With Miitomo, Nintendo escapes into the real world

Last month, Nintendo revealed their first smartphone application to be released this coming March. The announcement was highly anticipated and with good reason; some see this as a new direction for the company, one that will either cement their return to prosperity or cause their century-plus old empire to crumble. When Nintendo showed not the next Mario Bros. or Zelda but an app based around their Mii avatars called Miitomo, most of the words used in the immediate aftermath skewed negative: “disappoints,” “baffles,” “disaster.” But those that expressed such confusion were pinning their hopes on Nintendo doing the expected. As per usual, Nintendo surprised them, and us, with what at first blush seems closer to a Messenger app than a “game.” But Miitomo is not a venture into unknown waters as much as it is a continuation of what Nintendo does best: Building worlds filled with secrets for players to discover.

Miitomo is not a venture into unknown waters

You first make a Mii of yourself. The Mii (now separate from you, its own independent actor) asks you questions. Since you’re answering a cartoon doppelganger, you likely speak more freely, more honestly, or even provocatively: It’s all just a game. Then your Mii goes out among your other Miitomo contacts and engages in conversation, using your answers as fodder. How it all will be presented is not exactly clear. And though the whole enterprise appears to be too simple by half, once you imagine the possibilities, Miitomo starts to look an awful lot like Nintendo’s most famous game: Super Mario Bros.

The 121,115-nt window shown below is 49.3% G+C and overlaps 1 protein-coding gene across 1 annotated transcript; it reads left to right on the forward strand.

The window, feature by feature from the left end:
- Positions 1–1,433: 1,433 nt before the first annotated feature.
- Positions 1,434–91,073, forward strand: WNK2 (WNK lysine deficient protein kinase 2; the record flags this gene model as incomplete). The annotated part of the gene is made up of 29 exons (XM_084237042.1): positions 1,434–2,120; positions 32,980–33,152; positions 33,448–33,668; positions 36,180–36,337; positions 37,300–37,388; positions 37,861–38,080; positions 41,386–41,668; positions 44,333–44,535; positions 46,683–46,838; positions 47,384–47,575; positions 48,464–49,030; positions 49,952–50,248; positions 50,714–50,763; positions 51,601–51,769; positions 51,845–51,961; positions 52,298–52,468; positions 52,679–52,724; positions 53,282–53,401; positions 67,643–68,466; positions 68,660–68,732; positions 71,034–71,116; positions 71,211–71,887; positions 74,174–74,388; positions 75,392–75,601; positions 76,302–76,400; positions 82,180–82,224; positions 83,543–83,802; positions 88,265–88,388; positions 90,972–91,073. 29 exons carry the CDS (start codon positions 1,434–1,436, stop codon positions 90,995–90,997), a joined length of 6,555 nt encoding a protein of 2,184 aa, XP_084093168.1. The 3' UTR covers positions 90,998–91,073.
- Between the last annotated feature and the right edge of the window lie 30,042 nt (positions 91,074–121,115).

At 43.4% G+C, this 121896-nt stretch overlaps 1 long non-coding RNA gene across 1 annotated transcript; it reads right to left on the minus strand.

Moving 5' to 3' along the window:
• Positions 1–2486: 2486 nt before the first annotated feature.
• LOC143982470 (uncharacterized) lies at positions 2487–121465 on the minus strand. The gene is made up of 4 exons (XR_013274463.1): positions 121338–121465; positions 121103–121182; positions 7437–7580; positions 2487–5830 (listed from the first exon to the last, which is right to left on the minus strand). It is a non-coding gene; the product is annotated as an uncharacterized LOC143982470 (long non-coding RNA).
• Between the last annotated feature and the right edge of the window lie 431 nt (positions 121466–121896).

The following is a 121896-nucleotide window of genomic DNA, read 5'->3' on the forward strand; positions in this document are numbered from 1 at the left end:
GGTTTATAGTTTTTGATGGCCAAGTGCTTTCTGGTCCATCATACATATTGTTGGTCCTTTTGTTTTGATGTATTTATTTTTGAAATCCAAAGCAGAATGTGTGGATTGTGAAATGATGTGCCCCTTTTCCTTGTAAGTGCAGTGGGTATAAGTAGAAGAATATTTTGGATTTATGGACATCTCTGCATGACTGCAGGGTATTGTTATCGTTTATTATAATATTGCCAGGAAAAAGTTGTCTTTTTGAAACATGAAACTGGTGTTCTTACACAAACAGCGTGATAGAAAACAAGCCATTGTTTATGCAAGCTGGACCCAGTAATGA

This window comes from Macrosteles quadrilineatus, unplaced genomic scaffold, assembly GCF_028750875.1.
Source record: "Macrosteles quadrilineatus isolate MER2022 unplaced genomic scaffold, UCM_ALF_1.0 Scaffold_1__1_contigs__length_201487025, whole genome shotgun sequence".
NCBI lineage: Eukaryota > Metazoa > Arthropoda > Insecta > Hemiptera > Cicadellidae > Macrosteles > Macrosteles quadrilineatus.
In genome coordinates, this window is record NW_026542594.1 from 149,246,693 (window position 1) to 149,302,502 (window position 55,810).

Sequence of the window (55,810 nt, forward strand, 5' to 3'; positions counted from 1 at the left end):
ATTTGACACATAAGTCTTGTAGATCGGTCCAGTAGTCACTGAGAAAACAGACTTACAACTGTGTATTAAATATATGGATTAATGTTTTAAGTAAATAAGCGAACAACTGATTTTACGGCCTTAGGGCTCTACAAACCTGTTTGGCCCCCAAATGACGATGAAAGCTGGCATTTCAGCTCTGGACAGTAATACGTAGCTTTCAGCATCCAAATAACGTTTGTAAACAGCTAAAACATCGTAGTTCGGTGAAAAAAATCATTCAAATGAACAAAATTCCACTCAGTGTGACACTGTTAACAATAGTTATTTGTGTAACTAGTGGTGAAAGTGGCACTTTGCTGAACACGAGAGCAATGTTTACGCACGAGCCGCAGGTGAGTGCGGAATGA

Remember the first time you visited World 1-1. You saw some bricks. You saw a pipe. There was a block with a question mark on it. Compared to its contemporaries, filled with flying spaceships or chasing ghosts, the Mushroom Kingdom appeared somewhat barren. Ah, but then you jump to hit that ?-block and—surprise—a power-up slides your way and grants you strength. You climb atop that strange pipe and, a-ha!, you sink below, discovering an unseen subterrania. A Mario game has always been as much about unearthing hidden wonders as it has been about reaching the end-goal. Nintendo’s first app takes this notion and applies it elsewhere, beyond their imaginary worlds and into our own.

The big idea here is that the communication is all indirect. If I know your phone number I can text you a message right now. I can post what I want to say on Facebook and, lo, the world can see. But the inverse is also true; I rarely share what I don’t want to say.  What Miitomo does is divorce your thoughts from your active desire to share them. In the west, this makes little sense. “I do what I want!” says American Stereotype #1. But that’s not always the case. We often do what we think others want us to do. Miitomo, though developed with the more internal personalities of Japan in mind, may prove to be a welcome salve to our constant bombardment of digital Perfect Moments and virtual HumbleBrags.

During an investor Q&A that followed the presentation, one investor asked if “placing importance on communication… [was] deviating from the core essence of Nintendo’s way of making video games?” Shinya Takahashi, a General Manager at Nintendo, explained how those who have used the app, and not just seen a few slides, have enjoyed it and “experienced the joy of discovering unknown aspects about their long-time colleagues whom they thought they knew very well.” Miitomo is not an attempt to ape Facebook or other social networks, as analysts have surmised. It appears to be a simple, non-intrusive way to interact with friends and family.